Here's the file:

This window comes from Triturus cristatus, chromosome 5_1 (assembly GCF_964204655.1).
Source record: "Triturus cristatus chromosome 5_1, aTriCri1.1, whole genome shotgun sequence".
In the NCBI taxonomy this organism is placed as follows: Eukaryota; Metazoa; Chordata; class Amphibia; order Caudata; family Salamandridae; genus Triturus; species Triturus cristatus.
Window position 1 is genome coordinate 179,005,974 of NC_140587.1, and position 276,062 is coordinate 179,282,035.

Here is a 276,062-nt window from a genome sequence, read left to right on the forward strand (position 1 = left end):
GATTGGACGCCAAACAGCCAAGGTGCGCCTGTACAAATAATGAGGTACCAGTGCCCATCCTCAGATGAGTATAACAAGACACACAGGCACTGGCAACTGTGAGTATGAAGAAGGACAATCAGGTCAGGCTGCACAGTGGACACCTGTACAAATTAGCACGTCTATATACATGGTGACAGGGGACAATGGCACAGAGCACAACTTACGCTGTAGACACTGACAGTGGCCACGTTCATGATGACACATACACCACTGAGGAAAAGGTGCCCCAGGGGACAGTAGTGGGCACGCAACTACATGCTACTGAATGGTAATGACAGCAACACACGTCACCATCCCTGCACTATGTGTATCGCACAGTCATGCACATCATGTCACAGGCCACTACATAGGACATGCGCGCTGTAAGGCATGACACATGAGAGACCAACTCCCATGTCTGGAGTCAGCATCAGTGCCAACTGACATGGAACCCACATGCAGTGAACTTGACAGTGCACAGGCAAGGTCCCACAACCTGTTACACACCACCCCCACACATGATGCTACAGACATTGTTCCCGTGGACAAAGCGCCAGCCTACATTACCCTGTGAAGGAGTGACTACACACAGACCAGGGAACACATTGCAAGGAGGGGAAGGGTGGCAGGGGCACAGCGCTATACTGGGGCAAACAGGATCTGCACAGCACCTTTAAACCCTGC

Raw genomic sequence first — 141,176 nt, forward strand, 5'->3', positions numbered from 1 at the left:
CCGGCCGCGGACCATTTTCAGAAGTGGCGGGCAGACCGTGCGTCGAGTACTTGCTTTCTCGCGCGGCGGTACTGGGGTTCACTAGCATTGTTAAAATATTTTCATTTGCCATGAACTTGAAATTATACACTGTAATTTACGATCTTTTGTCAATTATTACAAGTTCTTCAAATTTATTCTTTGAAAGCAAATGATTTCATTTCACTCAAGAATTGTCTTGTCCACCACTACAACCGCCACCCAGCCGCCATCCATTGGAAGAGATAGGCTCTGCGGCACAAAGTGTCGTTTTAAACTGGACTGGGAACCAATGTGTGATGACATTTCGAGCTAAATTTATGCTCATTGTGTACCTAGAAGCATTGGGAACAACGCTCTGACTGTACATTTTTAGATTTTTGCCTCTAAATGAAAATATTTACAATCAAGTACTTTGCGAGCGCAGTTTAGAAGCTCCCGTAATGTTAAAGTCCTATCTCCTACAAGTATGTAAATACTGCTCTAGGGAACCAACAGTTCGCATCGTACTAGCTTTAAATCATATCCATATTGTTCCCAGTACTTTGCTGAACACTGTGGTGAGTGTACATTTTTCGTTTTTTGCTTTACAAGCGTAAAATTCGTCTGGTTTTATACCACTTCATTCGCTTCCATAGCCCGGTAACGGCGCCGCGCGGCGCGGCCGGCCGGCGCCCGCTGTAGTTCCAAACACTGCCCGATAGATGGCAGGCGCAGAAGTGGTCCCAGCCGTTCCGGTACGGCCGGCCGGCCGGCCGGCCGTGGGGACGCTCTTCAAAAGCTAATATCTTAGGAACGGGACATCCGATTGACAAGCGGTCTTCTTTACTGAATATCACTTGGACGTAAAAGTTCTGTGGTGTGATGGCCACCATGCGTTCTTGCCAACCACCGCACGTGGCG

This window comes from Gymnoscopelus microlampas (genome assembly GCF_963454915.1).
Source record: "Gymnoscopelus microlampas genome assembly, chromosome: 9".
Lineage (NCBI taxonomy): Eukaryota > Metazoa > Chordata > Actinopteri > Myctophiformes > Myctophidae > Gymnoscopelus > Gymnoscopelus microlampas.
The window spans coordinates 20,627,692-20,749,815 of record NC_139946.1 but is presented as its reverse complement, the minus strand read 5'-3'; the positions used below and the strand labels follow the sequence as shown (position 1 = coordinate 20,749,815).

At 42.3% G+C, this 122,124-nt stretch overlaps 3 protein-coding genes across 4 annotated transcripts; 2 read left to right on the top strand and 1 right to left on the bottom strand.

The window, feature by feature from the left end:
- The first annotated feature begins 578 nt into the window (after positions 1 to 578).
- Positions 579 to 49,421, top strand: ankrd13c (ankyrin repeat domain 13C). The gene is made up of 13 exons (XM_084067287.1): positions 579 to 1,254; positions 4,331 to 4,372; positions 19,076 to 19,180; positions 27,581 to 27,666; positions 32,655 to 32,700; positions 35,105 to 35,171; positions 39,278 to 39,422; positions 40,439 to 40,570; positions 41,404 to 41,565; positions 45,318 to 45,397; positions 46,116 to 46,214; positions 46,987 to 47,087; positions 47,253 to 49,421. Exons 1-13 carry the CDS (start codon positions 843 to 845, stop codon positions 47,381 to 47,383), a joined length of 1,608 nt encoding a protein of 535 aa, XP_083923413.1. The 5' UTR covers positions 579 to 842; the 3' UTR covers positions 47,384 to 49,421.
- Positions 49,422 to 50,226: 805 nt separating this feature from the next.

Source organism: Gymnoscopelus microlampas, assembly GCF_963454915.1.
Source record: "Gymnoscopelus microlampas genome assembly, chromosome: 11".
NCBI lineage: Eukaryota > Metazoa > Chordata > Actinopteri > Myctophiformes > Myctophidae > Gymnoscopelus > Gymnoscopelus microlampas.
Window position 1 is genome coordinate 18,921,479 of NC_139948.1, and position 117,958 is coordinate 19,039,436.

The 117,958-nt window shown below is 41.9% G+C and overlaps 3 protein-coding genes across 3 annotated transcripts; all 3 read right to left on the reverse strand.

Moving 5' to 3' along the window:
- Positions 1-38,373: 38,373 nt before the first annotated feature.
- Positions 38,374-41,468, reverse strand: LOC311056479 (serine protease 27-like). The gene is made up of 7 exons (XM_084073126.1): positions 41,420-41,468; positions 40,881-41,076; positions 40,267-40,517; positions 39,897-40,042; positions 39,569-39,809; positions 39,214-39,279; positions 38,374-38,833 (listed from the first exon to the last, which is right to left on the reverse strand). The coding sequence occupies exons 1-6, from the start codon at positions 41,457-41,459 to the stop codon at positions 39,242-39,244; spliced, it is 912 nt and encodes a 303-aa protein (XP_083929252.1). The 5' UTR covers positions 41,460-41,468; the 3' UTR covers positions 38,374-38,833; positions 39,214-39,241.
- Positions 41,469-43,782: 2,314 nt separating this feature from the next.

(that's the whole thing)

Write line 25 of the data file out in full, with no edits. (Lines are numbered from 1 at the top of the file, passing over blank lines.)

- Positions 38,374-41,468, reverse strand: LOC311056479 (serine protease 27-like). The gene is made up of 7 exons (XM_084073126.1): positions 41,420-41,468; positions 40,881-41,076; positions 40,267-40,517; positions 39,897-40,042; positions 39,569-39,809; positions 39,214-39,279; positions 38,374-38,833 (listed from the first exon to the last, which is right to left on the reverse strand). The coding sequence occupies exons 1-6, from the start codon at positions 41,457-41,459 to the stop codon at positions 39,242-39,244; spliced, it is 912 nt and encodes a 303-aa protein (XP_083929252.1). The 5' UTR covers positions 41,460-41,468; the 3' UTR covers positions 38,374-38,833; positions 39,214-39,241.